Fear of celiac disease has made many people terribly ‘gluten paranoid.’ Symptoms of gluten intolerance may include constipation, fatigue, headaches, and nausea.
The oatmeal has also come under suspicion for the possible “sticky substance” from L. gluten (gen. glutinous) “glue” in it.
‘Is oatmeal free of gluten?” is a common question in all health forums.
Oats are the most preferred breakfast around the world. However, many people are apprehensive about the pros and cons of this delicious meal for their health, especially the gluten factor.
Most cereal grains contain gluten; oats also belong to the cereal family of foods, so it is natural to suspect this. In this article, we shall explore the actual gluten facts about oats.
Does Oatmeal Have Gluten? The Real Story
Pure oatmeal is a gluten-free diet. Uncontaminated oats are highly recommended as a safe diet for those who follow a gluten-free diet.
Most oatmeal packs sold by different brands today are not 100% pure. They are cross-contaminated with a small amount of wheat, rye, or barley.
According to several research reports, barley, wheat, and rye are classified as gluten-rich foods. Persons with celiac disease are advised to shun them. The oatmeal that contains a mixture of these grains is not gluten-free.
The most popular brands of oatmeal available on the market today are not safe for celiac patients. Others who consume it regularly have a possible risk of developing celiac disease in the future.
Some popular brands, like Quaker Oats, have a separate pack of labeled gluten-free oats.
However, the gluten-free status of oats and oat flour is highly controversial, and some health scientists disagree.
According to a few recent study reports, oats are naturally not gluten-free, but the level of gluten contained in them is negligible. The small quantity of gluten in oats does not cause inflammatory reactions in most people.
Reason For Mistaking Oats As A Gluten Grain
Is there gluten in oatmeal? This is an often-heard question that frequently comes up for discussion because of the wrong classification of grains.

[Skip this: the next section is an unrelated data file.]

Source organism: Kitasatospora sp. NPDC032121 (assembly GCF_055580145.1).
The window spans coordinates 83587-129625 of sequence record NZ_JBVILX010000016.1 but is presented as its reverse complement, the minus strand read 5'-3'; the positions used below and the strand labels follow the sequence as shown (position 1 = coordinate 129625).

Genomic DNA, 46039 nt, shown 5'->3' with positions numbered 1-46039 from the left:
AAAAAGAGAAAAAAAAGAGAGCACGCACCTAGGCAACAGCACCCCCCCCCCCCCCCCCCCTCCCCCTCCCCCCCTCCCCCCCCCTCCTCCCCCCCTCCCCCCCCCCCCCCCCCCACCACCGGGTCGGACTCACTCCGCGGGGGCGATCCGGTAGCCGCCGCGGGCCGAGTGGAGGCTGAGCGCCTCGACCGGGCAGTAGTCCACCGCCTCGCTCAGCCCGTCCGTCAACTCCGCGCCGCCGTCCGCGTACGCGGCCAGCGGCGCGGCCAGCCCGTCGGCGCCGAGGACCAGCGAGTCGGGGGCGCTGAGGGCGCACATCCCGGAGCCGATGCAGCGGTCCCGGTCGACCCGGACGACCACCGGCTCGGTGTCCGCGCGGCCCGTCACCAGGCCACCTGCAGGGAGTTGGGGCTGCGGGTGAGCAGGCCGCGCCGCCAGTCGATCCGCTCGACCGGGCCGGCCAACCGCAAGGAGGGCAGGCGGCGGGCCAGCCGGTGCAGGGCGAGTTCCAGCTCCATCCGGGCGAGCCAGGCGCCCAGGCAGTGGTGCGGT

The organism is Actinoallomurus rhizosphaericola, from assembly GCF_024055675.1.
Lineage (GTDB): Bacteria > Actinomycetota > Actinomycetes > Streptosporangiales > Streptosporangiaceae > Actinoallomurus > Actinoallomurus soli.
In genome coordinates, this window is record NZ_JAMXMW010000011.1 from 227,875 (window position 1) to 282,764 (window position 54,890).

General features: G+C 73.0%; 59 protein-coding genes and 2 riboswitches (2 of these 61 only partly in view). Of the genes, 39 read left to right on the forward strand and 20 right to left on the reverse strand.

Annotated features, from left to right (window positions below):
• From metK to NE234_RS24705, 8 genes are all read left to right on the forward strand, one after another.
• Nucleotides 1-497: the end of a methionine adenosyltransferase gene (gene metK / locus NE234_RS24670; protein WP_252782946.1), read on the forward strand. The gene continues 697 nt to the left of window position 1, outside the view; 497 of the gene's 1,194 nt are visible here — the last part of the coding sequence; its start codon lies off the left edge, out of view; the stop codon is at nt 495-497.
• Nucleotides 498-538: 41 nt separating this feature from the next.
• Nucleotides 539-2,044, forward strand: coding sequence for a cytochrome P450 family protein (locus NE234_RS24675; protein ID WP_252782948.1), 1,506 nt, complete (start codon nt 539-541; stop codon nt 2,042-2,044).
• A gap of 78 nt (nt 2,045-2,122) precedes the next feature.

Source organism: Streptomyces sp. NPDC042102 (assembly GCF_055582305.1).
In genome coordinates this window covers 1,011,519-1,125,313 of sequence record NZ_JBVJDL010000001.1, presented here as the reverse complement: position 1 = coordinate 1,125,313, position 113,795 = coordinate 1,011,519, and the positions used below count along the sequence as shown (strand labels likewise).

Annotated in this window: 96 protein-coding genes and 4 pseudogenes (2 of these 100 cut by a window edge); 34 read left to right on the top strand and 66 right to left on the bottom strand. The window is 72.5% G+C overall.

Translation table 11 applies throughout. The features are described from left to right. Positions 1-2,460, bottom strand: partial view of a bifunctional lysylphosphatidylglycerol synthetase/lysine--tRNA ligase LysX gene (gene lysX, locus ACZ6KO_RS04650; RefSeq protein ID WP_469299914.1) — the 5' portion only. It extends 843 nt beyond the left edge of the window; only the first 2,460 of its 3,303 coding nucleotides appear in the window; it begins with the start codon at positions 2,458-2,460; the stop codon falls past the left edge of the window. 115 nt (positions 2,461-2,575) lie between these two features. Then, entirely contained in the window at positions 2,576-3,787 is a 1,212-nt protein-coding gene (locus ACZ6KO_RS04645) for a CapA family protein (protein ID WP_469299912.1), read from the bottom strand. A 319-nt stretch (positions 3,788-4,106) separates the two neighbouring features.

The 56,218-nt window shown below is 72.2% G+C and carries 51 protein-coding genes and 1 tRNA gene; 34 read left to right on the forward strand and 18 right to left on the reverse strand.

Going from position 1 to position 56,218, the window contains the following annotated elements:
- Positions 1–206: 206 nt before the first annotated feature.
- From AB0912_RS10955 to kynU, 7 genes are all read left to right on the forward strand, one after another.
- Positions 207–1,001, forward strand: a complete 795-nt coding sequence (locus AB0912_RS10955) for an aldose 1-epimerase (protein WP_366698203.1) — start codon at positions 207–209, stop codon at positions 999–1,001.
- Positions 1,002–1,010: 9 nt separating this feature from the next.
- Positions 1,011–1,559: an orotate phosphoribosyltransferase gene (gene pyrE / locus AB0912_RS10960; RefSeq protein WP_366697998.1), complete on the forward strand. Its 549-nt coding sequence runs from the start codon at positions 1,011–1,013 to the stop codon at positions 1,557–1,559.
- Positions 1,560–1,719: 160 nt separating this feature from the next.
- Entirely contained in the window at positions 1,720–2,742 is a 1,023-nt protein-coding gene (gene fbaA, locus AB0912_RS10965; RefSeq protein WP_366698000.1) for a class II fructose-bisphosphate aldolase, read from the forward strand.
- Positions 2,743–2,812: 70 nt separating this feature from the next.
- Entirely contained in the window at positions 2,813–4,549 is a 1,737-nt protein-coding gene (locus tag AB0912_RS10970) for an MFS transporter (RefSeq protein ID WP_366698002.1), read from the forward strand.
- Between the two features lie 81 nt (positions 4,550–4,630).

The agricultural scientists of the past century grouped oats with wheat, barley, and rye because of their similarity. Later on, this non-scientifically established group of four grains came to be called ‘gluten grains’ traditionally.
However, recent research studies aided by modern technology have unjustified the classification of oats as ‘gluten grains.’
Some healthcare practitioners are still unconvinced about the recent study reports on oats. Like the other three, they continue to consider oats a gluten-free grain.
A few other healthcare practitioners clamor for considering a ‘gluten-free diet’ synonymous with a ‘wheat-free diet.’ Barley and rye do contain a lesser amount of gluten in comparison to wheat.
The gluten in oats is highly subjected to conditions. “Oats are inherently gluten-free, but are frequently contaminated with wheat during growing or processing.”
Do Oats Contain Gluten? From the Scientific Perspective
Recent scientific studies can give the best answer to your question, ‘Do oats contain gluten beyond the permitted amount?’
In the last few decades, several studies have evaluated the safety of oat consumption. Some of these studies are critical of the oat protein that can cause inflammation, especially in celiac patients. But these studies, in general, see oats as gluten-containing grains.
A comprehensive review of the medical literature published in 2011 compiles 75 studies published on “oats and gluten” since 1953.
Here are the key findings of the 75 studies in general:
- The oatmeal diet has high nutritional value, but it is not free of gluten.
- Contamination with prolamins in cereals, including oats, is frequent.